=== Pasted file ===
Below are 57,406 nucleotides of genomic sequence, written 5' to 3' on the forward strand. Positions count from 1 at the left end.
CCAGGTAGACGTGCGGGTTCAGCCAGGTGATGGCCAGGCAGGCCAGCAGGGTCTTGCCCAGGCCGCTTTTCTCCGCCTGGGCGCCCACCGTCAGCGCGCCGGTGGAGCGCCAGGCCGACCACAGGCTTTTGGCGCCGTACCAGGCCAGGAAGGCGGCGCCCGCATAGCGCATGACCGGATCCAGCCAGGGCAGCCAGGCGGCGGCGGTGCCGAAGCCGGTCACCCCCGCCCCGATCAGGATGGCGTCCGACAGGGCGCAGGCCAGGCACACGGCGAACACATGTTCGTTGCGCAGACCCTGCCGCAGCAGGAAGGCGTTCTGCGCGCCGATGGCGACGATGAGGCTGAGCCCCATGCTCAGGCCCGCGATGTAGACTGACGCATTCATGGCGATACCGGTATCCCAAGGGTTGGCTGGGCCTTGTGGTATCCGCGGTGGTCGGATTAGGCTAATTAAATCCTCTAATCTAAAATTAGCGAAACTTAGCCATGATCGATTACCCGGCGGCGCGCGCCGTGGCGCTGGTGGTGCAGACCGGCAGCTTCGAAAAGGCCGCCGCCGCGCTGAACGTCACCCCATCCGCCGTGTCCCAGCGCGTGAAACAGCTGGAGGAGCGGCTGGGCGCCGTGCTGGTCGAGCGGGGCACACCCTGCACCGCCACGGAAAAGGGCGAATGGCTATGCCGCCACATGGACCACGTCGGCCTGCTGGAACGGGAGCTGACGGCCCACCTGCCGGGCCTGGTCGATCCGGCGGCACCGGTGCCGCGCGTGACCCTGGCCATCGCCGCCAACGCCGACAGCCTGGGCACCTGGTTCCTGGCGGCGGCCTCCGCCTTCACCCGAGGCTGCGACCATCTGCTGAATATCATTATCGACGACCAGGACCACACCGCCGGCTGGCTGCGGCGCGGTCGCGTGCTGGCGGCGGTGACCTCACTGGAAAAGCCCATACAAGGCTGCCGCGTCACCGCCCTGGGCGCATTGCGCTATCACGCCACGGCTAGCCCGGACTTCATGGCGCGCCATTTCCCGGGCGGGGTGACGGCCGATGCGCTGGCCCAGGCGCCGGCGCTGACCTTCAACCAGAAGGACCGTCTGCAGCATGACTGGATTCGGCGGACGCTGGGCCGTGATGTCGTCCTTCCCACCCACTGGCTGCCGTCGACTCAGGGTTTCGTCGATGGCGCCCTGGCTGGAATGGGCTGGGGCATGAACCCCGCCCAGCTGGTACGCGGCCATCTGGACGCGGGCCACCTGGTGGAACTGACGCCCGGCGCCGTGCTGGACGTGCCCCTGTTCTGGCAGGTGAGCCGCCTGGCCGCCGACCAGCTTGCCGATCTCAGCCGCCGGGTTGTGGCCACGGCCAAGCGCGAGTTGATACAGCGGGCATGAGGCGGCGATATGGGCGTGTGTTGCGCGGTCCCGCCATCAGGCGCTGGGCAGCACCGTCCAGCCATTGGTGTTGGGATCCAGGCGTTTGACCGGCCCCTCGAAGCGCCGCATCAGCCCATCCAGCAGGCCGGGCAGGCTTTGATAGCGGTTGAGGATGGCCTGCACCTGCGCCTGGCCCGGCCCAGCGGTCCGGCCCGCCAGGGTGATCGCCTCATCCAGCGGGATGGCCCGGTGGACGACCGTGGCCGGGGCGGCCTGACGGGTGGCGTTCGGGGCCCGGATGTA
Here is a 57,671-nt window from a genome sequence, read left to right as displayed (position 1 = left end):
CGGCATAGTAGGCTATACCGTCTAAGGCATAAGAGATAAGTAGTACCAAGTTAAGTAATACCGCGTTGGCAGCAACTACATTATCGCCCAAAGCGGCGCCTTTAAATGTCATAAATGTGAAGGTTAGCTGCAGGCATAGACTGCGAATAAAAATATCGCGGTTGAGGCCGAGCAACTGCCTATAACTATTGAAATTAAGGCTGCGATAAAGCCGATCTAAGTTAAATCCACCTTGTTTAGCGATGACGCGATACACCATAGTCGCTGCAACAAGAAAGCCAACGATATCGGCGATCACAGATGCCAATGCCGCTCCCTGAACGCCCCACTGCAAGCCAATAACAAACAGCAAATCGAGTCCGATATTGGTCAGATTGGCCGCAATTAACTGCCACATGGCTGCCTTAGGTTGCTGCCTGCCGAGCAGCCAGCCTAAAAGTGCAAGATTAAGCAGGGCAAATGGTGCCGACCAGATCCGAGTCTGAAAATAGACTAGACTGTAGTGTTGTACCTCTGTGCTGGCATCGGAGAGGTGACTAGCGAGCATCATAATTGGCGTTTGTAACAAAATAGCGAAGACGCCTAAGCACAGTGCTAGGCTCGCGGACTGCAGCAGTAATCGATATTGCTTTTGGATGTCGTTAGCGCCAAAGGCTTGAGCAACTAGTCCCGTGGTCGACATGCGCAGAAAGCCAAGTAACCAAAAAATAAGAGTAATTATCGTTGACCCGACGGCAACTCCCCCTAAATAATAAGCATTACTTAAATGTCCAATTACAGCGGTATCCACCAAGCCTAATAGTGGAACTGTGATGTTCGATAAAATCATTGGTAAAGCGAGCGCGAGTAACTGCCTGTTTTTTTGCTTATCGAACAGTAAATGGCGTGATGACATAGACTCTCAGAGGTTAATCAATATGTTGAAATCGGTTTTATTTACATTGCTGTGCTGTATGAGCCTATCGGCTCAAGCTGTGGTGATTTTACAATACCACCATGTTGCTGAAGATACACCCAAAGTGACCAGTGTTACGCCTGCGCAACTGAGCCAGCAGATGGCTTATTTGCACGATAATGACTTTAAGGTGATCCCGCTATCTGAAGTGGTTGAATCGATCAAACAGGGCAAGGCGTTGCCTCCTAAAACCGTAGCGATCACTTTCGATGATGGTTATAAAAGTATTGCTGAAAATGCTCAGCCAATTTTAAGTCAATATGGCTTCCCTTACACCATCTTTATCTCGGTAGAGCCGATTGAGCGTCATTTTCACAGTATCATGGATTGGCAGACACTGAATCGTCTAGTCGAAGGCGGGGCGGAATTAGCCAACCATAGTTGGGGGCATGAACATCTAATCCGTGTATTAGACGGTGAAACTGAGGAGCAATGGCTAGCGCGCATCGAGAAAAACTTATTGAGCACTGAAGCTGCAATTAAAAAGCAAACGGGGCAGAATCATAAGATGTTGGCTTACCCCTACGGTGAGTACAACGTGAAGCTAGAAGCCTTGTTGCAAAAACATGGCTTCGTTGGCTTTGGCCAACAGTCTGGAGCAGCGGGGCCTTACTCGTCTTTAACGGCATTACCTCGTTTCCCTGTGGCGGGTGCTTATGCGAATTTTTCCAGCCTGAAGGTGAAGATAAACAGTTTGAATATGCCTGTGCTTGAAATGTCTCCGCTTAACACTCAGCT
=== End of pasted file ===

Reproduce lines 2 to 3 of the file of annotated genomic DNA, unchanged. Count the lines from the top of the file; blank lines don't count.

CCAGGTAGACGTGCGGGTTCAGCCAGGTGATGGCCAGGCAGGCCAGCAGGGTCTTGCCCAGGCCGCTTTTCTCCGCCTGGGCGCCCACCGTCAGCGCGCCGGTGGAGCGCCAGGCCGACCACAGGCTTTTGGCGCCGTACCAGGCCAGGAAGGCGGCGCCCGCATAGCGCATGACCGGATCCAGCCAGGGCAGCCAGGCGGCGGCGGTGCCGAAGCCGGTCACCCCCGCCCCGATCAGGATGGCGTCCGACAGGGCGCAGGCCAGGCACACGGCGAACACATGTTCGTTGCGCAGACCCTGCCGCAGCAGGAAGGCGTTCTGCGCGCCGATGGCGACGATGAGGCTGAGCCCCATGCTCAGGCCCGCGATGTAGACTGACGCATTCATGGCGATACCGGTATCCCAAGGGTTGGCTGGGCCTTGTGGTATCCGCGGTGGTCGGATTAGGCTAATTAAATCCTCTAATCTAAAATTAGCGAAACTTAGCCATGATCGATTACCCGGCGGCGCGCGCCGTGGCGCTGGTGGTGCAGACCGGCAGCTTCGAAAAGGCCGCCGCCGCGCTGAACGTCACCCCATCCGCCGTGTCCCAGCGCGTGAAACAGCTGGAGGAGCGGCTGGGCGCCGTGCTGGTCGAGCGGGGCACACCCTGCACCGCCACGGAAAAGGGCGAATGGCTATGCCGCCACATGGACCACGTCGGCCTGCTGGAACGGGAGCTGACGGCCCACCTGCCGGGCCTGGTCGATCCGGCGGCACCGGTGCCGCGCGTGACCCTGGCCATCGCCGCCAACGCCGACAGCCTGGGCACCTGGTTCCTGGCGGCGGCCTCCGCCTTCACCCGAGGCTGCGACCATCTGCTGAATATCATTATCGACGACCAGGACCACACCGCCGGCTGGCTGCGGCGCGGTCGCGTGCTGGCGGCGGTGACCTCACTGGAAAAGCCCATACAAGGCTGCCGCGTCACCGCCCTGGGCGCATTGCGCTATCACGCCACGGCTAGCCCGGACTTCATGGCGCGCCATTTCCCGGGCGGGGTGACGGCCGATGCGCTGGCCCAGGCGCCGGCGCTGACCTTCAACCAGAAGGACCGTCTGCAGCATGACTGGATTCGGCGGACGCTGGGCCGTGATGTCGTCCTTCCCACCCACTGGCTGCCGTCGACTCAGGGTTTCGTCGATGGCGCCCTGGCTGGAATGGGCTGGGGCATGAACCCCGCCCAGCTGGTACGCGGCCATCTGGACGCGGGCCACCTGGTGGAACTGACGCCCGGCGCCGTGCTGGACGTGCCCCTGTTCTGGCAGGTGAGCCGCCTGGCCGCCGACCAGCTTGCCGATCTCAGCCGCCGGGTTGTGGCCACGGCCAAGCGCGAGTTGATACAGCGGGCATGAGGCGGCGATATGGGCGTGTGTTGCGCGGTCCCGCCATCAGGCGCTGGGCAGCACCGTCCAGCCATTGGTGTTGGGATCCAGGCGTTTGACCGGCCCCTCGAAGCGCCGCATCAGCCCATCCAGCAGGCCGGGCAGGCTTTGATAGCGGTTGAGGATGGCCTGCACCTGCGCCTGGCCCGGCCCAGCGGTCCGGCCCGCCAGGGTGATCGCCTCATCCAGCGGGATGGCCCGGTGGACGACCGTGGCCGGGGCGGCCTGACGGGTGGCGTTCGGGGCCCGGATGTA
Here is a 57,671-nt window from a genome sequence, read left to right as displayed (position 1 = left end):